If not specified, release names are generated (e.g. "happy-panda"). To specify a release name, use helm install --name. Helm keeps records of deleted releases, so a release name first used by a deleted release cannot be re-used (unless --replace is used). The release name is available in templates as a built-in object:

 {{ .Release.Name }}

Many charts are configured so Kubernetes resources created during a Helm installation carry a "release" label with the value set to the release name.

Release Revision

A release version (revision) is incremental. Every time an install, upgrade or rollback happens, the revision number is incremented by 1, and the first revision is always 1. The revision numbers for a certain release can be inspected with helm history. A release revision can be used during a rollback. The release revision is available in templates as a built-in object:

 {{ .Release.Revision }}

Release State

The release state is reported by helm status.

A release state is one of:










Release Marker

The package version is included in the release marker.

Release Lifecycle

Release Operations


The Helm Client

The Helm client is a command-line client for end users. The client is responsible for managing charts. It helps with local chart development, manages the interaction with chart repositories and interacts with the Tiller server. The interaction with the server consists in installing charts and providing a CLI for the release life cycle (the server manages the releases).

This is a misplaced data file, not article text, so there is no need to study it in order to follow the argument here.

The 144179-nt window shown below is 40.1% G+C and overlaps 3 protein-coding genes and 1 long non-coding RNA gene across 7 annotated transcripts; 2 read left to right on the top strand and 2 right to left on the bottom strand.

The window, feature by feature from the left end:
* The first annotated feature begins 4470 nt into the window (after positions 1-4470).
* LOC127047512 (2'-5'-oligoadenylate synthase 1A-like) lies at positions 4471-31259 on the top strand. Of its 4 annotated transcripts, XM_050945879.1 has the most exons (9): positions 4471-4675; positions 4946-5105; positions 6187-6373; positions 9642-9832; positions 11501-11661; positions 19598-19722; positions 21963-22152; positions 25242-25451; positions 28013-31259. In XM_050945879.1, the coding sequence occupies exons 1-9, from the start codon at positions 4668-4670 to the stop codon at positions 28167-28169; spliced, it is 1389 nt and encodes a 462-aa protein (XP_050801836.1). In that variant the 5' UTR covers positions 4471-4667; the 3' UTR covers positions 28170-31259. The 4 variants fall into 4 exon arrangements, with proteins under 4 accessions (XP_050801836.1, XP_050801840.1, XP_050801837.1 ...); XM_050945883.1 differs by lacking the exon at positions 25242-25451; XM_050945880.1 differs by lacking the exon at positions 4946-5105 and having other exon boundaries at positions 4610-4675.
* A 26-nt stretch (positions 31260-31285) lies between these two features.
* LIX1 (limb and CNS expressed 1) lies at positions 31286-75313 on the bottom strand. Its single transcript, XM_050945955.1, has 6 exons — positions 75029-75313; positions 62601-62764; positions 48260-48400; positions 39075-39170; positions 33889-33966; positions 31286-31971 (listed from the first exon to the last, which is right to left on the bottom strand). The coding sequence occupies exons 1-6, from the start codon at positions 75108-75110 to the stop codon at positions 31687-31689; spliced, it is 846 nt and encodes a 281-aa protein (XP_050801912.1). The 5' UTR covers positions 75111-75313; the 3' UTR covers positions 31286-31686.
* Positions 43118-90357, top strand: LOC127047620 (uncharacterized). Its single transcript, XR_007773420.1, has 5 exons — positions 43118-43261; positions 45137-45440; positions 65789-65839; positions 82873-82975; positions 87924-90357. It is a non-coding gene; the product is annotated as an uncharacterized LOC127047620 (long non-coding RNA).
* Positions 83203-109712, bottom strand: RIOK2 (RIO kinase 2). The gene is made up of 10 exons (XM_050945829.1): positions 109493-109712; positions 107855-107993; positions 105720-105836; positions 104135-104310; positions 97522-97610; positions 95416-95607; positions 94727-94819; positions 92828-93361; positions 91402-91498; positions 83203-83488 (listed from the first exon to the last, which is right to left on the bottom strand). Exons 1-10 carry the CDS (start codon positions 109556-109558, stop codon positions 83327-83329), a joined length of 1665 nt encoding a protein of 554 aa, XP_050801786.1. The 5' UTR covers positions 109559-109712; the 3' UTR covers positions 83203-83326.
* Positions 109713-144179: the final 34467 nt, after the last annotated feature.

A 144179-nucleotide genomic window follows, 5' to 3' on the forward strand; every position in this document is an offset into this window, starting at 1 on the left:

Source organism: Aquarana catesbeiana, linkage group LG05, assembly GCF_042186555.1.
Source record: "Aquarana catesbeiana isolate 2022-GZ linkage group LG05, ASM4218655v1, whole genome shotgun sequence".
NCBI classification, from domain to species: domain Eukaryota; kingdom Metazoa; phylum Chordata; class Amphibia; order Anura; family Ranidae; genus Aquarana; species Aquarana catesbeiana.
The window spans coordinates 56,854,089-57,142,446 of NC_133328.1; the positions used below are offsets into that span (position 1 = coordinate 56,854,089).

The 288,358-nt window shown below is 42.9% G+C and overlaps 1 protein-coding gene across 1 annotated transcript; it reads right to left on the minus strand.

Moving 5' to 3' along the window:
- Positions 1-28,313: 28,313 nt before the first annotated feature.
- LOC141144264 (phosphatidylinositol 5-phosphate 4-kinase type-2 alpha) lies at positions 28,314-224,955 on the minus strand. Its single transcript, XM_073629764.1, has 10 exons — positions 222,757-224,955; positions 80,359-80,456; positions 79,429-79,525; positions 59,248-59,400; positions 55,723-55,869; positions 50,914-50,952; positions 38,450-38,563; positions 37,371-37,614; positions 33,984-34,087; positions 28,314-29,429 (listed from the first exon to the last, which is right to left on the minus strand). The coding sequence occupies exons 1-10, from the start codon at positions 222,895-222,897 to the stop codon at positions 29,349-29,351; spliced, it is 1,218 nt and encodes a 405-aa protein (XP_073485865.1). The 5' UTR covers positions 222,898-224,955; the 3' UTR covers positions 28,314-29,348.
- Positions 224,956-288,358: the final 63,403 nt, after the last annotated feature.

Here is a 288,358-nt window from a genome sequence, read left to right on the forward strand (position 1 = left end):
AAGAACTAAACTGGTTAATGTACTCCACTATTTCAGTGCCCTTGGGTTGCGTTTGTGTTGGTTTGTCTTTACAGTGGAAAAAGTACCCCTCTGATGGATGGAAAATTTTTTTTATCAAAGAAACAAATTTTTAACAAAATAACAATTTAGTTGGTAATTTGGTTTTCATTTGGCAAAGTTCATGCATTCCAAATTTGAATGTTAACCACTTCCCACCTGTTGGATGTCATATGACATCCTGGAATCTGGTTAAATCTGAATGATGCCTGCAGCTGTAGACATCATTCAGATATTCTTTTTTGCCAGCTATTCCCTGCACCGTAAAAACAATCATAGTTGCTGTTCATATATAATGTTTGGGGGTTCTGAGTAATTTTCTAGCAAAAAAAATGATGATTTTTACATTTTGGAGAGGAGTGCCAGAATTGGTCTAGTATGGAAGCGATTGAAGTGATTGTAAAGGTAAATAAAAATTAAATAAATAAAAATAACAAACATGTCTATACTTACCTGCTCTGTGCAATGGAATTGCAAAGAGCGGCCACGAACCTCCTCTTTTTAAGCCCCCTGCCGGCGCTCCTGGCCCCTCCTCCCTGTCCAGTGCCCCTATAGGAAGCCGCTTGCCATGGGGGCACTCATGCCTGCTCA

The Tiller Server

Tiller has been removed in Helm 3.

The Tiller server is an in-cluster component that interacts with the Helm client and interfaces with the Kubernetes API Server.

The server is responsible for managing releases. It does that by handling client requests, combining a chart and the configuration to build a release, installing charts and then tracking their subsequent release, then upgrading and uninstalling charts.

Tiller stores release information in ConfigMaps in the namespace where it is running. It could be configured to use a storage backend that uses Secrets for storing release information. More here. It could also be configured to use an SQL storage backend for storing release information. More here.




Security Concepts


Plugin Concepts


Helm Chart Tests


Most charts configure the Kubernetes resources created by them to carry a "release" label, whose value is the release name. This convention could be useful in providing a mechanism to identify these resources using label selectors.